Junk Food is 21st Century Imperialism

AP Photo/Leo Correa

From door-to-door deliveries to influencing politics, companies like Nestlé, PepsiCo, and McDonald’s spend big bucks to enmesh themselves in third world markets, and their processed, packaged foods bring obesity and health problems with them.

In the first in a The New York Times series about global obesity, Andrew Jacobs and Matt Richtel report from Brazil, where low-income, isolated residents who once suffered from hunger now suffer from diabetes and heart disease. To impoverished people, the allure of packaged Western food is obvious: it’s inexpensive and more readily available. Although access means more people are getting fed, this sweet, fatty, salty food is not only destroying traditional foodways and changing local agriculture, it’s harming those who subsist on it. One nutrition professor describes the situation in Brazil as “a war between two food systems,” but it’s a war where “one food system has disproportionately more power than the other.” Just as religious missionaries replace indigenous culture with European culture, now we have Western corporations replacing local culture and regional identity with a homogeneous global identity of Coke and Kit-Kit and pudding. To me, the loss of regional identity is as tragic as the increase in obesity.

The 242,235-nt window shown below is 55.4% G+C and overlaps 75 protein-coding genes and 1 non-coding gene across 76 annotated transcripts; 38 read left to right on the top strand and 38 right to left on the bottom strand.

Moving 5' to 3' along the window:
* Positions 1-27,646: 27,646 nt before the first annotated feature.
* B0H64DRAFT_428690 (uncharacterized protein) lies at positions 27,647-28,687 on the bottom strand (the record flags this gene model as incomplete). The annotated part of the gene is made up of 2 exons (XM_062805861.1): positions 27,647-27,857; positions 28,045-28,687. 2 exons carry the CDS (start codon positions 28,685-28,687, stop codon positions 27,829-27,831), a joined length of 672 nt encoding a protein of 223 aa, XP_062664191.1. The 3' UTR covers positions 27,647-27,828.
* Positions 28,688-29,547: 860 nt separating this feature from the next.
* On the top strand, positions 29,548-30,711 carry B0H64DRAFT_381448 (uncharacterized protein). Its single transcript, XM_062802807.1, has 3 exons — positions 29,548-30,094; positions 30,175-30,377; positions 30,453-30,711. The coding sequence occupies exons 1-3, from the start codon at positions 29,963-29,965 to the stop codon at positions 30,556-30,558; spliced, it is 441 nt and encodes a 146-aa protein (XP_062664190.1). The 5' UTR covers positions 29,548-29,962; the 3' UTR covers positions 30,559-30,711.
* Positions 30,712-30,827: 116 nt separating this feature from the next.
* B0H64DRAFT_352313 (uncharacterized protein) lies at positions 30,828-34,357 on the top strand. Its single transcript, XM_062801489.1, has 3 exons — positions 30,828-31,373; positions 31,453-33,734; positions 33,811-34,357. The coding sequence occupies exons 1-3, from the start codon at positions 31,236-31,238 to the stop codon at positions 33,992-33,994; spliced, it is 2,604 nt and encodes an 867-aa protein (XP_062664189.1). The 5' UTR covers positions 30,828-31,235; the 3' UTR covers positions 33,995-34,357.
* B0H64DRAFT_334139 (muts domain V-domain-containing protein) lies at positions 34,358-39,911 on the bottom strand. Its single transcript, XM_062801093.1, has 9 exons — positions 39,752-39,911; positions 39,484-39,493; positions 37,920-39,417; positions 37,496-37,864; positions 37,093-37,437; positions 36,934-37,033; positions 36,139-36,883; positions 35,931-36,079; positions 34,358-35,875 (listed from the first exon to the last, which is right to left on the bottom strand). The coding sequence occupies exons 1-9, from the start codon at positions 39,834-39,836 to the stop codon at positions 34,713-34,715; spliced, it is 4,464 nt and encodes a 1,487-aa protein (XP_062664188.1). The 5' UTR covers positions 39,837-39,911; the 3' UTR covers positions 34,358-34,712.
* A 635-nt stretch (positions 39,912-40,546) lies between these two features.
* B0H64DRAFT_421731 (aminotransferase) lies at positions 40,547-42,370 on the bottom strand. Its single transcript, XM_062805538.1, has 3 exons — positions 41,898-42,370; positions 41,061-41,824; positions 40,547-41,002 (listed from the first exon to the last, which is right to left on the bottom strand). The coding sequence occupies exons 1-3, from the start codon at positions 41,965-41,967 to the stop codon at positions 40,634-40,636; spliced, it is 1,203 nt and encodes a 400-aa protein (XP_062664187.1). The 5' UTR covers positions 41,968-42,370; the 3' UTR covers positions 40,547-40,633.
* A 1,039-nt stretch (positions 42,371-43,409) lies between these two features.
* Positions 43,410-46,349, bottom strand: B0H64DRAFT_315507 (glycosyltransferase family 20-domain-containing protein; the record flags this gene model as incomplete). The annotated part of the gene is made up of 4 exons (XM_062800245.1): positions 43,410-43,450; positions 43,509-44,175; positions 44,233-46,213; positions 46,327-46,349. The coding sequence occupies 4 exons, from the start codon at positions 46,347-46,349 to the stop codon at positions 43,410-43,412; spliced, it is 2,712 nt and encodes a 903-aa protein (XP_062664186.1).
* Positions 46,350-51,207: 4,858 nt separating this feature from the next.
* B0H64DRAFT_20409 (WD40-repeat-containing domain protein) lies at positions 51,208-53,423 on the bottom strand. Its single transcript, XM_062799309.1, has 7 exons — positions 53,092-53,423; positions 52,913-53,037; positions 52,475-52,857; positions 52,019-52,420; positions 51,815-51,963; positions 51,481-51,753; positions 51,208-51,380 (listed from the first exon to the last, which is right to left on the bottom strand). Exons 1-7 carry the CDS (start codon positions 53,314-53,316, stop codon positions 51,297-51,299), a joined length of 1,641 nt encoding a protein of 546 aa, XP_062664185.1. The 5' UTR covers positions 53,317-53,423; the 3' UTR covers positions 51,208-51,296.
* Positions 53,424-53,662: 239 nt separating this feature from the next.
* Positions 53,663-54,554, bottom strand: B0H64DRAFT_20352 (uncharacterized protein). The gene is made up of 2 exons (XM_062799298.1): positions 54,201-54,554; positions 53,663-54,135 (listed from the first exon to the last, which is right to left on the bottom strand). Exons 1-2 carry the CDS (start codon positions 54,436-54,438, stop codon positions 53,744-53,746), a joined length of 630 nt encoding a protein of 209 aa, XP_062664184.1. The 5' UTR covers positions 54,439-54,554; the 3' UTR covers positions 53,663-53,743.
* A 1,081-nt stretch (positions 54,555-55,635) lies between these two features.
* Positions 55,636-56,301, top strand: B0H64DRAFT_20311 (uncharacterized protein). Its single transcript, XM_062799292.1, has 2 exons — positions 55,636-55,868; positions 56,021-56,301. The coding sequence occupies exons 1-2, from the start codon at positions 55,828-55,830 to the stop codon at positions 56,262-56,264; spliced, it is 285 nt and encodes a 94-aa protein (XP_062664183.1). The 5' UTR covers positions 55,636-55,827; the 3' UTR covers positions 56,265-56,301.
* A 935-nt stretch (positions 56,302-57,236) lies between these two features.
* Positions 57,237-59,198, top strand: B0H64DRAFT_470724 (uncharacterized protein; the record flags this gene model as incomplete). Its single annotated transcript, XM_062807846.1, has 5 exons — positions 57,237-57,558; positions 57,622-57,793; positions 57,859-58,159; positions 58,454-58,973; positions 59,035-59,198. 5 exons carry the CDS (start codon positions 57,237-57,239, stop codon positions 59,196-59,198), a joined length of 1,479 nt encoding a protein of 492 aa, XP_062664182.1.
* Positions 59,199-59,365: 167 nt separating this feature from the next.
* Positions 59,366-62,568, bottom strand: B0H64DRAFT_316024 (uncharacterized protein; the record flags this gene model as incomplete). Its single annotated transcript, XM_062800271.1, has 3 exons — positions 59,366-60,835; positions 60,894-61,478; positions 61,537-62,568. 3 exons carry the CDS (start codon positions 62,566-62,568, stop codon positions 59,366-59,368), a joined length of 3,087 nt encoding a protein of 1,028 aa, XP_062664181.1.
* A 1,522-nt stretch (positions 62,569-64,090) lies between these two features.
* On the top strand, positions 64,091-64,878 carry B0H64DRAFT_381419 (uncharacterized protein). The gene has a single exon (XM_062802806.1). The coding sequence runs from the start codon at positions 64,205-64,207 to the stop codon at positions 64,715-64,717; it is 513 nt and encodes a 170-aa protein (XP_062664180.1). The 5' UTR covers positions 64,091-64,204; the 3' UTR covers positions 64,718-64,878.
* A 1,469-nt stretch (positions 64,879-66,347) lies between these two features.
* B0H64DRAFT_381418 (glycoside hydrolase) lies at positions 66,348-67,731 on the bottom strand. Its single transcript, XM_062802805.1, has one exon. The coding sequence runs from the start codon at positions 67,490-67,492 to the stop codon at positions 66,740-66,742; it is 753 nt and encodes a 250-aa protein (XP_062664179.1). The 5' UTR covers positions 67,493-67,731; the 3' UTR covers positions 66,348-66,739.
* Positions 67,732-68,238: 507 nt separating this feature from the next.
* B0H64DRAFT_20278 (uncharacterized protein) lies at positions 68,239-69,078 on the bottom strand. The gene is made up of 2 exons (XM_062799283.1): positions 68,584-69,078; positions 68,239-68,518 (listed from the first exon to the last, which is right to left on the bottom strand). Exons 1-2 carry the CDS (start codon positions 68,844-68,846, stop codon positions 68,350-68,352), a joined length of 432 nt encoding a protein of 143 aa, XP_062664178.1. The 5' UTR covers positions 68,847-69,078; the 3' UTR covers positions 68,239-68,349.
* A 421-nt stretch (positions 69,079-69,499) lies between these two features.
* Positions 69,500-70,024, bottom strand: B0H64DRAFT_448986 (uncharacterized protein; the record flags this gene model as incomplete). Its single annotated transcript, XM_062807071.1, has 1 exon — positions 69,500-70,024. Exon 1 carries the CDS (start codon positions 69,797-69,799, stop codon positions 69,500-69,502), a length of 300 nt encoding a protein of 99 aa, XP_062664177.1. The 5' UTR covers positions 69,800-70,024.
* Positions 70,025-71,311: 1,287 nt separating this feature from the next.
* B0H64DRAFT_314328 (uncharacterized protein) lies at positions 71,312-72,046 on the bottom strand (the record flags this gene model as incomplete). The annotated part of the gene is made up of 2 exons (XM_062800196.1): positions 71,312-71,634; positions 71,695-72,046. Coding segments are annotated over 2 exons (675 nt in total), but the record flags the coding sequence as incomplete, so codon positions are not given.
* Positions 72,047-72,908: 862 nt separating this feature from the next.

Dr. Gibney, the nutritionist and Nestlé consultant, said the company deserved credit for reformulating healthier products.

But of the 800 products that Nestlé says are available through its vendors, Mrs. da Silva says her customers are mostly interested in only about two dozen of them, virtually all sugar-sweetened items like Kit-Kats; Nestlé Greek Red Berry, a 3.5-ounce cup of yogurt with 17 grams of sugar; and Chandelle Pacoca, a peanut-flavored pudding in a container the same size as the yogurt that has 20 grams of sugar — nearly the entire World Health Organization’s recommended daily limit.

Until recently, Nestlé sponsored a river barge that delivered tens of thousands of cartons of milk powder, yogurt, chocolate pudding, cookies and candy to isolated communities in the Amazon basin. Since the barge was taken out of service in July, private boat owners have stepped in to meet the demand.

“On one hand, Nestlé is a global leader in water and infant formula and a lot of dairy products,” said Barry Popkin, professor of nutrition at the University of North Carolina. “On the other hand, they are going into the backwoods of Brazil and selling their candy.”

Dr. Popkin finds the door-to-door marketing emblematic of an insidious new era in which companies seek to reach every doorstep in an effort to grow and become central to communities in the developing world. “They’re not leaving an inch of country left aside,” he said.

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